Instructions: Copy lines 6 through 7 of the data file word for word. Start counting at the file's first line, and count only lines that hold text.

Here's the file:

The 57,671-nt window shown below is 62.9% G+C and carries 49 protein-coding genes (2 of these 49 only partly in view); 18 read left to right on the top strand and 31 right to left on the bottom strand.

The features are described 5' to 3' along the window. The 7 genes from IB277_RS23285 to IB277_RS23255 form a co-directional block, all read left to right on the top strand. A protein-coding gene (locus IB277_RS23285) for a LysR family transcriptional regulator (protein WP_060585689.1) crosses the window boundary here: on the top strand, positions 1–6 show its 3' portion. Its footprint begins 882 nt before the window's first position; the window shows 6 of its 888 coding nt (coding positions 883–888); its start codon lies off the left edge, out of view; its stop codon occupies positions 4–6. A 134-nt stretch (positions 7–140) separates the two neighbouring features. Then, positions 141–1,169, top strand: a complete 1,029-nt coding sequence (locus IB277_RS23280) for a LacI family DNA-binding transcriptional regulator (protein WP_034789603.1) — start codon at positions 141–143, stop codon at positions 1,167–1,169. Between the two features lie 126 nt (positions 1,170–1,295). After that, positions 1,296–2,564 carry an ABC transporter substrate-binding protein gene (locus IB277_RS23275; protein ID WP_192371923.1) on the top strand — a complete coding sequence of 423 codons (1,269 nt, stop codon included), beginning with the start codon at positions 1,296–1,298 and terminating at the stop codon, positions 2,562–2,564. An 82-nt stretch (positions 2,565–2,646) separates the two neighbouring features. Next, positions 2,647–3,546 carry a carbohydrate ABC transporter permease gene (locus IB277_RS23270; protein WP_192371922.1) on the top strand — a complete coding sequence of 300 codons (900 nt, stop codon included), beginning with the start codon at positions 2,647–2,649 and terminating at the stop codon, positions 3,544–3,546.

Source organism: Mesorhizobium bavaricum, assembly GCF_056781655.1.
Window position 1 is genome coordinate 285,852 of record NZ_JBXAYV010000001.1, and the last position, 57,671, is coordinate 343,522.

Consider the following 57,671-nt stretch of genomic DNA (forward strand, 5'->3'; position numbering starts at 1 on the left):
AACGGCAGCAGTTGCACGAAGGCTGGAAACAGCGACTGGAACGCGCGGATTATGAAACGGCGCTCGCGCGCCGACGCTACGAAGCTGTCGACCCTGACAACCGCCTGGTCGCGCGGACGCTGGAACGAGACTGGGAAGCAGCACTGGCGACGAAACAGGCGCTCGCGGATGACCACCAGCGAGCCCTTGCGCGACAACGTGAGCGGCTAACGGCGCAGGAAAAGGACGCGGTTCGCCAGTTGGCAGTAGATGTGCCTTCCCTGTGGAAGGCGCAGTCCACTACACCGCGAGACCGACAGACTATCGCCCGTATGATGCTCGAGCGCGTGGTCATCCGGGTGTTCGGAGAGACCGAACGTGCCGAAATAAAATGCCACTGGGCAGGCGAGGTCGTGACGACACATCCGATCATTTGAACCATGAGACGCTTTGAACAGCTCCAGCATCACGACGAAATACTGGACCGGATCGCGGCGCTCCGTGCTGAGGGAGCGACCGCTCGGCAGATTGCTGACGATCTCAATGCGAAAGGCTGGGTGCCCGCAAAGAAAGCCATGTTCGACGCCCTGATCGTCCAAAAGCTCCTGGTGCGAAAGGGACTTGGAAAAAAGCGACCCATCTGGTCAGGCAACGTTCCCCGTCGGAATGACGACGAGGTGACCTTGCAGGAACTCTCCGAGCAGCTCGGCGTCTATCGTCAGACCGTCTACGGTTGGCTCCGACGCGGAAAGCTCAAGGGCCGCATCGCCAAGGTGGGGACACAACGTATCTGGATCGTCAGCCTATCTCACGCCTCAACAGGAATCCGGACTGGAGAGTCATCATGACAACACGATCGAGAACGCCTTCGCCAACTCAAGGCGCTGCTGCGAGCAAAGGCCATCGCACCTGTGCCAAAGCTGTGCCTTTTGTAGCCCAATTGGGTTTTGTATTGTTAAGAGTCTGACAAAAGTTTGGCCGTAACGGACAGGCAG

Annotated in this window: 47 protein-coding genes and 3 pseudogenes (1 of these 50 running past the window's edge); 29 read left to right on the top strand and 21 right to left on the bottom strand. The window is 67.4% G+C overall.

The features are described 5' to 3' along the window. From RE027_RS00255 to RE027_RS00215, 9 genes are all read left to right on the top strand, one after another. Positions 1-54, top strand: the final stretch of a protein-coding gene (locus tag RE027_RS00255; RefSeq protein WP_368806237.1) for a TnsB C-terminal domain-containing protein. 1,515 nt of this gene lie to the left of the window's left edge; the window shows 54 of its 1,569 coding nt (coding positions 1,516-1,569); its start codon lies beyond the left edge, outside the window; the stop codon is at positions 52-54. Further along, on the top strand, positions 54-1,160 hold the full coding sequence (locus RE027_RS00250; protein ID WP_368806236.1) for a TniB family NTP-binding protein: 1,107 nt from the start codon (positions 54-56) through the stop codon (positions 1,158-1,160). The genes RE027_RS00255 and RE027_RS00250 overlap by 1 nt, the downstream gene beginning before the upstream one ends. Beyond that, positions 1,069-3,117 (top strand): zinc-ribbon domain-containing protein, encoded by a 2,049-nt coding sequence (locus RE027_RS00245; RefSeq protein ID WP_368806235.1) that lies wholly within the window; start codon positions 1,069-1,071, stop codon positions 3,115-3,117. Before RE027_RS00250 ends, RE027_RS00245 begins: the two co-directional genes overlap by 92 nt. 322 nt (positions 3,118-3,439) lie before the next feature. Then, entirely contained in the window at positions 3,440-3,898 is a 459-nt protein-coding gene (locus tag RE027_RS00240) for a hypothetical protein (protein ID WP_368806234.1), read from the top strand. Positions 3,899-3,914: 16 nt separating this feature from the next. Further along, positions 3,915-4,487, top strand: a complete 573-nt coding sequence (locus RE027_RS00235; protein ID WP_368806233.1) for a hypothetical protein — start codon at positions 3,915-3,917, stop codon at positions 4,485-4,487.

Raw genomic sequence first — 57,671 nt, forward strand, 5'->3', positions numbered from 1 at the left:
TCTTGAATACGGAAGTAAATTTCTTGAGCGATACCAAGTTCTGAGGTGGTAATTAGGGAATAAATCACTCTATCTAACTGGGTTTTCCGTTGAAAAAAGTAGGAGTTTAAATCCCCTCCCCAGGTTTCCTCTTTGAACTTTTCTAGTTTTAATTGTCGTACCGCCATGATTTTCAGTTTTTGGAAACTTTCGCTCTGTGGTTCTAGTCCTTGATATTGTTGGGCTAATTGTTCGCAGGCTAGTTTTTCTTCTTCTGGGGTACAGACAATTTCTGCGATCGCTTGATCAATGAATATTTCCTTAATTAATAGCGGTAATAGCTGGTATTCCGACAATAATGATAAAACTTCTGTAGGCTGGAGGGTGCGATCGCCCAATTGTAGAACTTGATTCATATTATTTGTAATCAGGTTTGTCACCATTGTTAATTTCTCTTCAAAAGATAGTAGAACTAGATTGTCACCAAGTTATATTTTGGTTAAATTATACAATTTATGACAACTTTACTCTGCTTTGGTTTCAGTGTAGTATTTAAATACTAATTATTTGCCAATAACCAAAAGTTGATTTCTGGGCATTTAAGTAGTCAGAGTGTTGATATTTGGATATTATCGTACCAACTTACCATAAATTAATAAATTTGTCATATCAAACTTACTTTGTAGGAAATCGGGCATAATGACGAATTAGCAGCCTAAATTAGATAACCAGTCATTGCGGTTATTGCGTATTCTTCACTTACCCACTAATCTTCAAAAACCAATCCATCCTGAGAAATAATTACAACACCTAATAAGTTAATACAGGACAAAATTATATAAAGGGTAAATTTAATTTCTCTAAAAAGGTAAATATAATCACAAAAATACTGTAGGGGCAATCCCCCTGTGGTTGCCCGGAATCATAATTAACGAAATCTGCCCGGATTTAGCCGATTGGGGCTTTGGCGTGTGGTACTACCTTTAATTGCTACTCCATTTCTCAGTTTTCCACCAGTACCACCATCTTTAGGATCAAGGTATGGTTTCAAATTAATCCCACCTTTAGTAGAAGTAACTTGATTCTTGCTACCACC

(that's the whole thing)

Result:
AACGGCAGCAGTTGCACGAAGGCTGGAAACAGCGACTGGAACGCGCGGATTATGAAACGGCGCTCGCGCGCCGACGCTACGAAGCTGTCGACCCTGACAACCGCCTGGTCGCGCGGACGCTGGAACGAGACTGGGAAGCAGCACTGGCGACGAAACAGGCGCTCGCGGATGACCACCAGCGAGCCCTTGCGCGACAACGTGAGCGGCTAACGGCGCAGGAAAAGGACGCGGTTCGCCAGTTGGCAGTAGATGTGCCTTCCCTGTGGAAGGCGCAGTCCACTACACCGCGAGACCGACAGACTATCGCCCGTATGATGCTCGAGCGCGTGGTCATCCGGGTGTTCGGAGAGACCGAACGTGCCGAAATAAAATGCCACTGGGCAGGCGAGGTCGTGACGACACATCCGATCATTTGAACCATGAGACGCTTTGAACAGCTCCAGCATCACGACGAAATACTGGACCGGATCGCGGCGCTCCGTGCTGAGGGAGCGACCGCTCGGCAGATTGCTGACGATCTCAATGCGAAAGGCTGGGTGCCCGCAAAGAAAGCCATGTTCGACGCCCTGATCGTCCAAAAGCTCCTGGTGCGAAAGGGACTTGGAAAAAAGCGACCCATCTGGTCAGGCAACGTTCCCCGTCGGAATGACGACGAGGTGACCTTGCAGGAACTCTCCGAGCAGCTCGGCGTCTATCGTCAGACCGTCTACGGTTGGCTCCGACGCGGAAAGCTCAAGGGCCGCATCGCCAAGGTGGGGACACAACGTATCTGGATCGTCAGCCTATCTCACGCCTCAACAGGAATCCGGACTGGAGAGTCATCATGACAACACGATCGAGAACGCCTTCGCCAACTCAAGGCGCTGCTGCGAGCAAAGGCCATCGCACCTGTGCCAAAGCTGTGCCTTTTGTAGCCCAATTGGGTTTTGTATTGTTAAGAGTCTGACAAAAGTTTGGCCGTAACGGACAGGCAG

Annotated in this window: 47 protein-coding genes and 3 pseudogenes (1 of these 50 running past the window's edge); 29 read left to right on the top strand and 21 right to left on the bottom strand. The window is 67.4% G+C overall.